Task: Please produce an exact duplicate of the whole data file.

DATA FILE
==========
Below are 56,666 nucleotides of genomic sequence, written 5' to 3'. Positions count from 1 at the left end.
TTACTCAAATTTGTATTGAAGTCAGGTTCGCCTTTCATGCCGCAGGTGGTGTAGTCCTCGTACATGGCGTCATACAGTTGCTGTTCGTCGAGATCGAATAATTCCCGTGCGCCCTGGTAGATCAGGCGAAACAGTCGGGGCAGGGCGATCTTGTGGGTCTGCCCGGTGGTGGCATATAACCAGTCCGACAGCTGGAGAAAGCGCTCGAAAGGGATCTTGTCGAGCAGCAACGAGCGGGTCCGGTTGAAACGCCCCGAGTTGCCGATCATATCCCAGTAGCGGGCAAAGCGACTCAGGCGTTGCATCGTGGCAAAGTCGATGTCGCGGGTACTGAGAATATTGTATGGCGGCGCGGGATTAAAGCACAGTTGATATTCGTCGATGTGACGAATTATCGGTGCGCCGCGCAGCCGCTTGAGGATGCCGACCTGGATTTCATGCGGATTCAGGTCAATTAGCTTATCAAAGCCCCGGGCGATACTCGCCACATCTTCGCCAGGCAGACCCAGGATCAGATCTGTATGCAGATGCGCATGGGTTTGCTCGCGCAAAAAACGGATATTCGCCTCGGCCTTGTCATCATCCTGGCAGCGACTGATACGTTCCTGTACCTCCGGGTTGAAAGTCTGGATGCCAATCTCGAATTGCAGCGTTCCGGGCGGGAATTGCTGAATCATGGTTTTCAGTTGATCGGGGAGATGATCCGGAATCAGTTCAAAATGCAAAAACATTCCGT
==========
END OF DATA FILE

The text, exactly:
Below are 56,666 nucleotides of genomic sequence, written 5' to 3'. Positions count from 1 at the left end.
TTACTCAAATTTGTATTGAAGTCAGGTTCGCCTTTCATGCCGCAGGTGGTGTAGTCCTCGTACATGGCGTCATACAGTTGCTGTTCGTCGAGATCGAATAATTCCCGTGCGCCCTGGTAGATCAGGCGAAACAGTCGGGGCAGGGCGATCTTGTGGGTCTGCCCGGTGGTGGCATATAACCAGTCCGACAGCTGGAGAAAGCGCTCGAAAGGGATCTTGTCGAGCAGCAACGAGCGGGTCCGGTTGAAACGCCCCGAGTTGCCGATCATATCCCAGTAGCGGGCAAAGCGACTCAGGCGTTGCATCGTGGCAAAGTCGATGTCGCGGGTACTGAGAATATTGTATGGCGGCGCGGGATTAAAGCACAGTTGATATTCGTCGATGTGACGAATTATCGGTGCGCCGCGCAGCCGCTTGAGGATGCCGACCTGGATTTCATGCGGATTCAGGTCAATTAGCTTATCAAAGCCCCGGGCGATACTCGCCACATCTTCGCCAGGCAGACCCAGGATCAGATCTGTATGCAGATGCGCATGGGTTTGCTCGCGCAAAAAACGGATATTCGCCTCGGCCTTGTCATCATCCTGGCAGCGACTGATACGTTCCTGTACCTCCGGGTTGAAAGTCTGGATGCCAATCTCGAATTGCAGCGTTCCGGGCGGGAATTGCTGAATCATGGTTTTCAGTTGATCGGGGAGATGATCCGGAATCAGTTCAAAATGCAAAAACATTCCGT